Roadside workout station near Esquel in Argentina. Nathan is "atletico" for this.

Brilliant sunrise before crossing the border

Rainy welcome to Chile

All suited up for rain.

We've slept in a barn every night since hitting Chile. Haylofts are fantastic. Hay fever?

Clear, blue rivers, the likes of which we haven't seen since Canada.

"Look guys, a waterfall and rainbow! Too bad it's not a double rainbow."

Reflections of Autumn

More apple trees! This one had a fierce guardian who charged us. We distracted it by throwing apples at it.

Big skies, big lakes.

Our new German friend, riding since 2008 through Germany, the Middle East, Africa, Venezuela, Brazil, Ushuaia, and now north.

Short climbs relative to the Peruvian Andes, but hard climbs nonetheless.

Incredible mountain views.

And more incredibly steep grades.

This Swedish family has been on the road since Ushuaia, traveling until July.

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Friends in High Places

People_define_our time on the road.  Each day we wake with the sun, ride against its flight across the sky, and fall asleep with its departure.  Each day we manage to taste, smell, hear, and see a glimpse of local culture aside from simply getting from A to B.  People are what we remember most.  After our time in the Sierra Nevada of Mexico, I am overjoyed to say we now have friends in high places.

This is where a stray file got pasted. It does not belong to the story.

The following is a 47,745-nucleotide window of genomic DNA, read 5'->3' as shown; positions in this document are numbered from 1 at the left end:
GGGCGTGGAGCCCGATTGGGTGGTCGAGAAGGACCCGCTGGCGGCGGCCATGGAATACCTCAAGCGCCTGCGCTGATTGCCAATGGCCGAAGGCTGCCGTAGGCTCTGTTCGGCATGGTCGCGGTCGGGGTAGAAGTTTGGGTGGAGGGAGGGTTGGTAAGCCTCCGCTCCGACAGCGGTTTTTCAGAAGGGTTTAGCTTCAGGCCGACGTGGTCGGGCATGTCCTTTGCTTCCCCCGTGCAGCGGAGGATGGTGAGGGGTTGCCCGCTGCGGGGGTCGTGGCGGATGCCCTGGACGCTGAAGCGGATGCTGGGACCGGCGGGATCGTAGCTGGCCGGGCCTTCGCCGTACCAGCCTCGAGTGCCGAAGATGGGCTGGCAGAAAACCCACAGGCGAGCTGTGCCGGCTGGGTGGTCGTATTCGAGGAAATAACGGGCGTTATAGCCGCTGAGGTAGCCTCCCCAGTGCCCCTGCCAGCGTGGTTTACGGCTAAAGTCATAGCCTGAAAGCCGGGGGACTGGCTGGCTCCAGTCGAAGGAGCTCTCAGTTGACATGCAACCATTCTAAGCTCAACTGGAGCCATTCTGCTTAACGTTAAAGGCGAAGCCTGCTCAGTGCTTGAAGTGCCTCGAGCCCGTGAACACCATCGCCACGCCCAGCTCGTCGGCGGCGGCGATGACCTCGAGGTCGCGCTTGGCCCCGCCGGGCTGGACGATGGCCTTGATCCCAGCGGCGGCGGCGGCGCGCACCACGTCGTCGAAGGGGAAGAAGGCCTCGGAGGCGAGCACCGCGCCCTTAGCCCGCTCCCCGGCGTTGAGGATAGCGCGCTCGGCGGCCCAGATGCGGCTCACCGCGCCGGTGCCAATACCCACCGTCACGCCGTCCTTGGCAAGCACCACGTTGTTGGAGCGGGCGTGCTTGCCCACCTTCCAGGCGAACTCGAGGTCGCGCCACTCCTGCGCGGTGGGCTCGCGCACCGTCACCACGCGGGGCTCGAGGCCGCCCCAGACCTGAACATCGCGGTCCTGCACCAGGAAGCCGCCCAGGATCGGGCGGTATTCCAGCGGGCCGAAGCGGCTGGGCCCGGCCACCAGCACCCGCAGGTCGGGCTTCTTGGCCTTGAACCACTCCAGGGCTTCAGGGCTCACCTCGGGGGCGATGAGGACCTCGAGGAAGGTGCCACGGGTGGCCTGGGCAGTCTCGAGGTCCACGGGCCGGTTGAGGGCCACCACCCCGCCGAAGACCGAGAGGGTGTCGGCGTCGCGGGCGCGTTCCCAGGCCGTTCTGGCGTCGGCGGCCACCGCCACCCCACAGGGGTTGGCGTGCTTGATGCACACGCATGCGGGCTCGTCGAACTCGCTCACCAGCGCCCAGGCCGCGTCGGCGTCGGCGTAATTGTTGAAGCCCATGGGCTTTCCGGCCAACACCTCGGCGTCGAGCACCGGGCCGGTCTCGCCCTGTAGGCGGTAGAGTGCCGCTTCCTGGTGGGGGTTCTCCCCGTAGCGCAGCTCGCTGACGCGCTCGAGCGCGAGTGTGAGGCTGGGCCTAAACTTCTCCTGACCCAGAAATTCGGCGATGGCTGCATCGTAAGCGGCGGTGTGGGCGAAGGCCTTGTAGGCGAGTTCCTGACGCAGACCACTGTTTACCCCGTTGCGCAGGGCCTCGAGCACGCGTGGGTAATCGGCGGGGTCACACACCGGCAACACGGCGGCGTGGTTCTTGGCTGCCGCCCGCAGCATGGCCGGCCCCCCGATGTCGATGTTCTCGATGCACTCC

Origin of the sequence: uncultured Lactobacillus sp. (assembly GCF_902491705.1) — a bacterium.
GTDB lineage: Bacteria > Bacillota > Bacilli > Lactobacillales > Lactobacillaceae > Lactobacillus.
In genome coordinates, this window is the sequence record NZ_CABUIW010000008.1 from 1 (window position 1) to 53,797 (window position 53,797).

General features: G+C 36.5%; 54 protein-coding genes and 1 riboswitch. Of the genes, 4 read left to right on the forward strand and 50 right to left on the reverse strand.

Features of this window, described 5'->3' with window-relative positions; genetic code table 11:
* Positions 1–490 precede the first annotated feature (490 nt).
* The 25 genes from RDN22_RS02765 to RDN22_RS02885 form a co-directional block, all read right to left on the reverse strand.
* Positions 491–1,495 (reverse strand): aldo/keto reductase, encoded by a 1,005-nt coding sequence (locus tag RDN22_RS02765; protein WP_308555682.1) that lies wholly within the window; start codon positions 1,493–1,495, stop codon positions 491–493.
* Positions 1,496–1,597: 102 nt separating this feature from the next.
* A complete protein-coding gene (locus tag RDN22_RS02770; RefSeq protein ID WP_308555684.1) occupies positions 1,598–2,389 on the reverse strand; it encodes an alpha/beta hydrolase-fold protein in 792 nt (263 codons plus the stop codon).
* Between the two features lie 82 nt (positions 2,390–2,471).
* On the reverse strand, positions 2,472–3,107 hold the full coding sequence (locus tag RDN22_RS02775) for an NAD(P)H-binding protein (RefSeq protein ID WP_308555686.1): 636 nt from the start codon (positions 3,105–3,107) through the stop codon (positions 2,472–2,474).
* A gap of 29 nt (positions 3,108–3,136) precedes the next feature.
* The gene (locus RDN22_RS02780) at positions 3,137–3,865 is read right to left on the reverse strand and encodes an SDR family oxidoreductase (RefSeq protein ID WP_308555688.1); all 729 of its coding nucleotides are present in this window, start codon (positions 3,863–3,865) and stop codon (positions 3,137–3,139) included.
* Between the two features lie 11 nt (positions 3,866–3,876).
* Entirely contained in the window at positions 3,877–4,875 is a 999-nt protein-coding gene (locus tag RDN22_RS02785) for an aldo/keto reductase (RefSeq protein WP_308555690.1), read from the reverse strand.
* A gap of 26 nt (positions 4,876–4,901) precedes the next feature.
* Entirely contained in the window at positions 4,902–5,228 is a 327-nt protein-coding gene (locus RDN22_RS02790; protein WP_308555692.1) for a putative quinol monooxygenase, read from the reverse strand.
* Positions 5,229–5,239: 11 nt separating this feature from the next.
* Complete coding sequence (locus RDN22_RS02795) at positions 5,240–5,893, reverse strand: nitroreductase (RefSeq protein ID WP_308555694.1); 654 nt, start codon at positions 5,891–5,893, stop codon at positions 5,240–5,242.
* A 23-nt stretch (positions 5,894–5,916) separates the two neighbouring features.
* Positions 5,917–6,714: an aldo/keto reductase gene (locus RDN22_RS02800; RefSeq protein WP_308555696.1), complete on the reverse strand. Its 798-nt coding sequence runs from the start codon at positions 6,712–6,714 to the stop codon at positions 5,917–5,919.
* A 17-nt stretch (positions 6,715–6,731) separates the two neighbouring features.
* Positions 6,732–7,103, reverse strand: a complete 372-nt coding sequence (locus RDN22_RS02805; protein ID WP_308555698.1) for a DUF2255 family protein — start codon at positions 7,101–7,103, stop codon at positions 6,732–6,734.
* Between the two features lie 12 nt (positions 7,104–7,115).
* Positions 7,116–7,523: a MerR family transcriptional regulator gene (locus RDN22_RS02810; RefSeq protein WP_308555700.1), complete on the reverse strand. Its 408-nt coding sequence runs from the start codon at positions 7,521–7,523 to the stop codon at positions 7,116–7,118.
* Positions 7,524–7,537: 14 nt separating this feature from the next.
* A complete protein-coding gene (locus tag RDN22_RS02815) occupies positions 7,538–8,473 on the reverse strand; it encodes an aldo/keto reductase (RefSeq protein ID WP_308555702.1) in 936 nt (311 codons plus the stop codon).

Our route from Guadalajara led us to Lake Chapala, Mexico’s largest freshwater lake, where we encountered some incredibly steep cobblestone roads.  From there, we traversed volcanic and agricultural highlands to the city of Pátzcuaro, where we met Bruno, a young and well-traveled architect.  Well known for its lake and Day of the Dead celebrations, he had much to show us.  We visited Tzintzuntzán, home of  the Tarasco empire’s pyramids and decorated cemeteries, had carnitas at a local hot spot, and encircled Lake Pátzcuaro.  Later that day, we sat in his home and played music together.  Over the strum of his guitar and beat of his drum, he told us about his dreams to build a ecological home for himself in the mountains and to continue to travel the world.  He told us the importance of dreams, that without them it is hard to find purpose.  We shared much with him and rode on into the new year.

Dance performers in Patzcuaro

A mini Jack-O-Lantern we found in a cemetery

Leaving Pátzcuaro, we entered the Michoacán state, where we met Highway 15, Mexico’s principal north-south artery.  Upon entering, we began to climb and didn’t stop until we crossed half the state.  Temperatures dropped as we gained elevation.  Cold nights in highlands required clothing that had not seen use since Oregon.  Despite the cold, we found warmth with a logging family along 15.  They welcomed us to their home and place of work, and gave us a much-needed flat area for our tent.  Their children had numerous questions and found interest in our dinner preparations and Melodica.  Sitting around their campfire, we shared dinner and gave a few music lessons.  Tired legs soon beckoned and with the warmth of the fire transferred to our sleeping bags, the night found us sound asleep.

Music by fire light

Frisbee in the morning